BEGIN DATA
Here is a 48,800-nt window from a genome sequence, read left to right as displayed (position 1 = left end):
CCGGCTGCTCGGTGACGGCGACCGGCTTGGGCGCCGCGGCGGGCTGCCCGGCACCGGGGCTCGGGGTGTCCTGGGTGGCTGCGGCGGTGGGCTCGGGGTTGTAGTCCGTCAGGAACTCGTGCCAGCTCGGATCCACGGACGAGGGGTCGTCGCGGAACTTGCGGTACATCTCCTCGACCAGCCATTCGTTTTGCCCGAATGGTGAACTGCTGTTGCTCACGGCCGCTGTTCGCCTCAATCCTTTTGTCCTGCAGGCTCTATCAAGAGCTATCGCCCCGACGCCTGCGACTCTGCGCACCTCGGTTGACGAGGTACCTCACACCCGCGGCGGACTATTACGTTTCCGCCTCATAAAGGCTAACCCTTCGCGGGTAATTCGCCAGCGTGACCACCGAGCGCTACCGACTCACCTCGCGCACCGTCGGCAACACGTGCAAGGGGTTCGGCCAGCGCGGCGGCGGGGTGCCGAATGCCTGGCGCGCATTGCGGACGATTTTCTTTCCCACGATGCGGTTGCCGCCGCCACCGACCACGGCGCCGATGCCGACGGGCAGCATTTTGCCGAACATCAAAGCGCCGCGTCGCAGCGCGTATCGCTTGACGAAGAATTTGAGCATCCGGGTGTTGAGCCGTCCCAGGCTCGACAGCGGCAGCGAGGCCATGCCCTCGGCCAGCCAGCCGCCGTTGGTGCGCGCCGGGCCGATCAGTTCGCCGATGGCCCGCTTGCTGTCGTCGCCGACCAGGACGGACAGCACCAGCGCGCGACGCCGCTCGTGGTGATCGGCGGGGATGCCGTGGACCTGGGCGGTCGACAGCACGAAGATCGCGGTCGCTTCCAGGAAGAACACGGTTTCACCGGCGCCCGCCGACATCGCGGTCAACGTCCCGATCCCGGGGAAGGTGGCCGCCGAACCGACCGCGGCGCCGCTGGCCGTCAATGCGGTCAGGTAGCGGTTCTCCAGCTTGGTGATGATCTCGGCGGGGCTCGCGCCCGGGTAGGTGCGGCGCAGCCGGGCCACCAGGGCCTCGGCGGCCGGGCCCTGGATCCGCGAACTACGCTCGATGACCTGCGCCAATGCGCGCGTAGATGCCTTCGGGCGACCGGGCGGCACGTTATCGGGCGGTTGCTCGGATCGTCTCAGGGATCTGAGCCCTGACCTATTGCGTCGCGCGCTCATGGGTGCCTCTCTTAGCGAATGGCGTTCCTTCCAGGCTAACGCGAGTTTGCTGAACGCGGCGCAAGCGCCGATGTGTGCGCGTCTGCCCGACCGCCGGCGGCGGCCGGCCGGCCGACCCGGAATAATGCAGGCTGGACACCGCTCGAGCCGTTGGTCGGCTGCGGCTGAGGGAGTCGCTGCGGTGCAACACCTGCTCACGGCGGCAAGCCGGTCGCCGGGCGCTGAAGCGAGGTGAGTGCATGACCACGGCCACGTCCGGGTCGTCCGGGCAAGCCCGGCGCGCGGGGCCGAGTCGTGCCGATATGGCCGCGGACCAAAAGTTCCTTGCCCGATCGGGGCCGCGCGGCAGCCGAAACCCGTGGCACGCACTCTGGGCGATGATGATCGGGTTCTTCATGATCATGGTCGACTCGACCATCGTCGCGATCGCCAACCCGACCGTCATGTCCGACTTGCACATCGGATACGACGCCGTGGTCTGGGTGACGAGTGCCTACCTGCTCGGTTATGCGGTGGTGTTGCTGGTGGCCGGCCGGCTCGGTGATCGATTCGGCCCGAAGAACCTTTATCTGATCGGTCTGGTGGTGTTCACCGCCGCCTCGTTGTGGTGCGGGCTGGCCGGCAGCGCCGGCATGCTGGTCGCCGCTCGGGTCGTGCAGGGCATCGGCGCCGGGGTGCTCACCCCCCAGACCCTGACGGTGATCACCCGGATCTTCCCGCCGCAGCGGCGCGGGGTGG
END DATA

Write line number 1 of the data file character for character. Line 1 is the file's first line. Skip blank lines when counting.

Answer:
Here is a 48,800-nt window from a genome sequence, read left to right as displayed (position 1 = left end):